Widespread worldwide journey unlikely for Australians in 2021

Australia could see another year of international border closings and minimal overseas travel, although nationwide vaccinations are planned to be completed by October.

Head of the Ministry of Health and former Chief Medical Officer Professor Brendan Murphy, who was instrumental in influencing Australia’s response to the coronavirus for 2020, has drawn a pessimistic outlook for the coming year.

“I think we’ll spend most of this year still with significant border restrictions – even if much of the population is vaccinated, we don’t know if it will prevent the virus from spreading,” Professor Murphy told ABC TV Morning.

While most approved vaccines are highly effective at ensuring that their recipients do not get sick, concerns have arisen about their ability to prevent the spread of COVID-19 or new variants of the virus and from vaccinated people ‘asymptomatic carriers “.

When asked if he expected the borders to be reopened so international travel could resume, Murphy replied “I think that’s a big question. I think the answer is probably no. “

“And it is likely that the quarantine will continue for some time. One of the things about this virus is that the rule book was created over time. “

An uncertain new start for trips abroad

Murphy’s prediction casts cold water on hope that Australians could fly on international flights over a handful of similar COVID-safe destinations such as New Zealand, the Pacific Islands, Singapore and other Asian countries with solid records of containing the virus.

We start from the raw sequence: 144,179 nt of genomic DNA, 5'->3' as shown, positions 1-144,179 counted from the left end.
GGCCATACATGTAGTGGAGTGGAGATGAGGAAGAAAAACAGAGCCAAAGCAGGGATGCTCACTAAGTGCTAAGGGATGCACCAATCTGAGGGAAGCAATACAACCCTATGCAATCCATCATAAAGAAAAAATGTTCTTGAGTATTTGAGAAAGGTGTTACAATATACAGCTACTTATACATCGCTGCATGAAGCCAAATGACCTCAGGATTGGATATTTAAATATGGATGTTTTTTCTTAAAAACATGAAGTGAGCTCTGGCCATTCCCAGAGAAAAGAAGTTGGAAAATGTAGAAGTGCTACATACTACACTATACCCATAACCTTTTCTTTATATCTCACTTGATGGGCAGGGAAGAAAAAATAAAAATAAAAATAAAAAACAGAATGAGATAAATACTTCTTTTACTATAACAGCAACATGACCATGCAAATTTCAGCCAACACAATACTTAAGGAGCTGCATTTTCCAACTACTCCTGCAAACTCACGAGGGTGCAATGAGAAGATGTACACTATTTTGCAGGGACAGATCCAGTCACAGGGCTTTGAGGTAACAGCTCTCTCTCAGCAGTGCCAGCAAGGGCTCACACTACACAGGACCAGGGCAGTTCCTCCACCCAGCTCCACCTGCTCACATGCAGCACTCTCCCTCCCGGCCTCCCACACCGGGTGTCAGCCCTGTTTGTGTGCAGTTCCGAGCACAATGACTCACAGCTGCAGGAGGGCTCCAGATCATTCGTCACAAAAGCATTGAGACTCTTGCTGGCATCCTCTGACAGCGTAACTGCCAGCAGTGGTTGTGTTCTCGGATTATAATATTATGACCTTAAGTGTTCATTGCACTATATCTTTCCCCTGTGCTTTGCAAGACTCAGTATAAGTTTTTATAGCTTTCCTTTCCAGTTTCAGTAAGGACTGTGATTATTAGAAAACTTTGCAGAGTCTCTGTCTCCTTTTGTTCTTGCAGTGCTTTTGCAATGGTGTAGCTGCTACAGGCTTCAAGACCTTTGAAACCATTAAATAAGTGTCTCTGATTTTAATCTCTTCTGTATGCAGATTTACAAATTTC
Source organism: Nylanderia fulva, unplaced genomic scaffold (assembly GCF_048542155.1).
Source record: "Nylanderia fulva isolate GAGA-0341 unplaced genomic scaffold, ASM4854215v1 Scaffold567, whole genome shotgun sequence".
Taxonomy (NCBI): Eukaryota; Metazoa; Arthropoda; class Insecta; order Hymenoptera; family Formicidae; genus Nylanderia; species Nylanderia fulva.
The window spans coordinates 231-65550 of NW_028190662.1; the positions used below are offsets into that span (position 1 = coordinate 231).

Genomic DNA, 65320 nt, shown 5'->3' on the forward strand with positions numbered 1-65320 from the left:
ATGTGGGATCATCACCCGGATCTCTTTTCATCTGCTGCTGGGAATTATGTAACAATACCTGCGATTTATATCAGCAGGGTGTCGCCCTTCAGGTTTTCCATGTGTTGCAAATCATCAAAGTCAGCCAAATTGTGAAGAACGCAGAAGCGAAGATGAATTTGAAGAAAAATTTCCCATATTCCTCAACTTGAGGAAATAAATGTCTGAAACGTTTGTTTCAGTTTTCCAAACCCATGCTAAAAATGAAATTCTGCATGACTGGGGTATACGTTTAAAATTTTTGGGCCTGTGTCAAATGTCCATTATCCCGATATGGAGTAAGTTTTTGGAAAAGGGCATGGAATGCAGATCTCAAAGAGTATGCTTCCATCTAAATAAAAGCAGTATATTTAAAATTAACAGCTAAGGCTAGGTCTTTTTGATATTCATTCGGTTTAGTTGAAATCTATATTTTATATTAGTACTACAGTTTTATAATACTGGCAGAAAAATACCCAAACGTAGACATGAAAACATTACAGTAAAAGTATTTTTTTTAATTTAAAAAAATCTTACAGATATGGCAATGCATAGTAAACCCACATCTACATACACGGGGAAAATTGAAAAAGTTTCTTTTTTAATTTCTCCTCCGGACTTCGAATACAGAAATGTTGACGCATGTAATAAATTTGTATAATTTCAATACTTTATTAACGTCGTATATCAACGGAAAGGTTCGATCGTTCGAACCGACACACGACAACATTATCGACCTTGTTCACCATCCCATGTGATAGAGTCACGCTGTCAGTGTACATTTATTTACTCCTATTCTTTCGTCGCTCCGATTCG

As previously reported, Qantas has now started selling tickets for international flights to Asia, the US and London from July 1, which have largely been discontinued since the end of March 2020.

At the time, a Qantas spokesman told Executive Traveler that this reflected his own expectations for the vaccine launch and “international travel resuming from July 2021.”

However, the speaker qualified this “We continue to review and update our international timeline to respond to the evolving COVID-19 situation.”

This brought in quick rebuke by Deputy Prime Minister Michael McCormack, who said: “The Australian government will decide when international travel will resume.” International borders are opened when international arrivals do not pose a risk to Australians. “

When can travelers expect a vaccination?

The introduction of vaccination in Australia is slated to begin next month. Initially, the imported Pfizer BioNTech vaccine will be used for the highest priority cases, before switching to the lower-cost, locally-made Ozford AstraZenica vaccine.

Murphy previously stated that nearly half of Australians would fall into one of the “priority groups” to receive the vaccine in the first half of this year, with those on the non-priority list – including most potential travelers – following in July.

Australia’s national vaccination schedule.

The majority of the population will get their admissions from special clinics of the Ministry of Health, as well as participating general practitioner clinics and medical centers. Pharmacies could also deliver the vaccine in the second half of the year.

Continue reading: Vaccine available to most travelers by mid-year

Federal Health Secretary Greg Hunt says Australia will be “fully vaccinated” by October, with the country “on track and ahead of schedule” in the approval process.

“We expect Australians to be fully vaccinated by the end of October as it is free, universal and completely voluntary.”

Also read: According to Qantas, 87% of flyers are willing to take a COVID vaccine if necessary


David Flynn is the editor-in-chief of Executive Traveler and a little tragic with a thing for good coffee, shopping and litchi martinis.

Comments are closed.